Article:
World Media Watch
China’s Catholics Feeling Optimistic
MSNBC.COM, April 11 — China’s Catholics are hopeful that the massive outpouring of grief for the late Pope John Paul II will provide momentum for talks leading to a normalization of ties between the Vatican and Beijing, the television network’s website reported.
China and the Holy See severed diplomatic relations in 1951 after Beijing expelled the last Vatican ambassador who then fled to Taiwan, in the wake of the communist revolution. The Vatican has continued to recognize the regime in Taiwan ever since.
China’s Roman Catholics, who recognize the Pope’s authority, typically worship in so-called “underground churches,” which are targets of periodic police crackdowns. According to the report, there are some 5.3 million registered followers of the Patriotic Catholic Church, while the Vatican estimates that some 10 million believers worship in underground house churches.
Soccer Fans in Scotland Jeer Pope
ASSOCIATED PRESS, April 10 — Fans at a Scottish Cup soccer game jeered during a minute’s silence for Pope John Paul II April 10, forcing the tribute to be cut short, the Associated Press reported.
The booing by Hearts fans came before the semifinal against Celtic, which has mostly Catholic fans. Referee Stuart Dougal ended the memorial less than halfway through because of the noise. The game was televised in Britain and overseas.
Hearts’ chief executive Phil Anderton criticized the fans’ conduct and apologized to Celtic and the Scottish Football Association.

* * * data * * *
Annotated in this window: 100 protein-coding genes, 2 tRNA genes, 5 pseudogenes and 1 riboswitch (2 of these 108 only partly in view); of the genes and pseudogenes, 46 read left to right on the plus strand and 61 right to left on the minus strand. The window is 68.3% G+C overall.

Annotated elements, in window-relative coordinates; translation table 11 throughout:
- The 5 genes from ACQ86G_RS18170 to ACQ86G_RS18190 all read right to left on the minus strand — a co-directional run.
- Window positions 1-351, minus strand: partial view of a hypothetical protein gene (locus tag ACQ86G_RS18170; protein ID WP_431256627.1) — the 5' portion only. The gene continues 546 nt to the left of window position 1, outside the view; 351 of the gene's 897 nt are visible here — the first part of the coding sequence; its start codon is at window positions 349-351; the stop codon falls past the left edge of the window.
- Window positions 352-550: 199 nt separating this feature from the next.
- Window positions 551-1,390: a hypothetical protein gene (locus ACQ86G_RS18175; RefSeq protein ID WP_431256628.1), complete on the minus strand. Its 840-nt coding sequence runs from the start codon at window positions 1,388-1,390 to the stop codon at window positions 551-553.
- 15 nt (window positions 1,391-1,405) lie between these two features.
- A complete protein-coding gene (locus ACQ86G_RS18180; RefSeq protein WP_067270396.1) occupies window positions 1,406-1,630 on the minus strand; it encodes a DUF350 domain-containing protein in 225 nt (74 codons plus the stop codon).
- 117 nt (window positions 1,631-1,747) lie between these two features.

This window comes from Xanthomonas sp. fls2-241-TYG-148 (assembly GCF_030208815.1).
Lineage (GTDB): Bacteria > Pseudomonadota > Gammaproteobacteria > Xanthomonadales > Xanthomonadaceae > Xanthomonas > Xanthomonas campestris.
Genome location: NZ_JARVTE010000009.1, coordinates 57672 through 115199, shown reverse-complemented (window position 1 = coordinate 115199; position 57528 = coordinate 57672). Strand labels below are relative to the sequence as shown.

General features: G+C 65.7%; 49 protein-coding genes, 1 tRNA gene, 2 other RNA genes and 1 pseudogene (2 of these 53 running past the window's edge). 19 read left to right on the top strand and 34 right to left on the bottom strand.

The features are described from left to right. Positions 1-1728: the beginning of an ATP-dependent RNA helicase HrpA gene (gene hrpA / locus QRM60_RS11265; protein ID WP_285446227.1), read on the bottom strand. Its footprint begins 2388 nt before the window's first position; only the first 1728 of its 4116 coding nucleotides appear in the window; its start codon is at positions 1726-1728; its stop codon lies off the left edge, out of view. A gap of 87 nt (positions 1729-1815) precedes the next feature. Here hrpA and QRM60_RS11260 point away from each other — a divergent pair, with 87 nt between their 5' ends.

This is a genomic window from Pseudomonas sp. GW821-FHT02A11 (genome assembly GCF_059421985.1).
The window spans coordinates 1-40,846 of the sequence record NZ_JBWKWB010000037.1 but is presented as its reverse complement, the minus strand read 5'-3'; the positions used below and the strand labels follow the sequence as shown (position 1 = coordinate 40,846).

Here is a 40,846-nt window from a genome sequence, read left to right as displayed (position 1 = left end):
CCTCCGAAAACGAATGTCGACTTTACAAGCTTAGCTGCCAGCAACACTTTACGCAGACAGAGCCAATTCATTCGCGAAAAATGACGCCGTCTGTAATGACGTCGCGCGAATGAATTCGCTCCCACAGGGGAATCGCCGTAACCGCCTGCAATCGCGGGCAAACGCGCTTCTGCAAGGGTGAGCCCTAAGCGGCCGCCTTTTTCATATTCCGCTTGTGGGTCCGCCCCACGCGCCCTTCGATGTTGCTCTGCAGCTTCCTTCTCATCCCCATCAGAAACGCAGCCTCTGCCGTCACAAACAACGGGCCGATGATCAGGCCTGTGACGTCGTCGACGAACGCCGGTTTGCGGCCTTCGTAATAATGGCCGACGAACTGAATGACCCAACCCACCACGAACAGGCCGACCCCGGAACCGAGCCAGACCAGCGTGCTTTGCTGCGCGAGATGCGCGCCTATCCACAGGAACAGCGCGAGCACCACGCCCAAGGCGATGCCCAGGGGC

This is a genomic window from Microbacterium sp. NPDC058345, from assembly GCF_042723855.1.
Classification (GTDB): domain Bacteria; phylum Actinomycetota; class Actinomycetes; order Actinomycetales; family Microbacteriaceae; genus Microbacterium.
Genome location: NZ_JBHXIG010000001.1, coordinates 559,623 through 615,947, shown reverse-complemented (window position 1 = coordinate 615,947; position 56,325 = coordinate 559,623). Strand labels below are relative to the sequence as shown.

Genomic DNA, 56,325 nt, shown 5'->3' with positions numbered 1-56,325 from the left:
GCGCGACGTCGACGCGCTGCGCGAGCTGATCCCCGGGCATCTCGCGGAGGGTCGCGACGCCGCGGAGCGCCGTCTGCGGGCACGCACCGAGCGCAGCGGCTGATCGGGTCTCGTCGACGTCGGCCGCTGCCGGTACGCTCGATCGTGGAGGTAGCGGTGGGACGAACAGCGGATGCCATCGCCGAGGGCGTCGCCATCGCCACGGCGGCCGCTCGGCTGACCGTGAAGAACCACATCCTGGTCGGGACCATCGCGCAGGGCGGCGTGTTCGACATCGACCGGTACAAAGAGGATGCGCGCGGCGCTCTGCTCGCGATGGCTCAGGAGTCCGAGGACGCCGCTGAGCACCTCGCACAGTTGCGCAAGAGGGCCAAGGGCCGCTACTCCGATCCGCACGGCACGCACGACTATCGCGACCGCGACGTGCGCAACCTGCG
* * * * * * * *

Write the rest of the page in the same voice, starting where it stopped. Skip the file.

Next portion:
“It is disturbing that some Hearts fans failed to see the significance of this occasion,” he said. “There is no room for that sort of behavior in the game.”
Patriarch Hopes Ties With Vatican Continue to Improve
VOICE OF AMERICA, April 13 — The head of the Russian Orthodox Church is praying the new pope will continue to improve relations between the Roman Catholic and Russian Orthodox Churches, Voice of America reported.
Patriarch Alexy, 75, made the comment in an interview with Italy’s Corriere della Sera newspaper. The Holy Father held out hope for unification of the Eastern and Western Churches till the day he died.
He expressed respect for the late Pope John Paul II, saying the lat Pope “applied a lot of efforts to remind the modern European civilization about its Christian origin. It is also important that despite his severe illness, he took care of his congregation till the very last days of his earthly life.”
The report stated that the Russian Orthodox Church prevented Pope John Paul II from fulfilling a long-held dream of visiting Russia — where there are more than half a million Catholics — because it was worried Rome was trying to poach Orthodox followers.
- April 24-30, 2005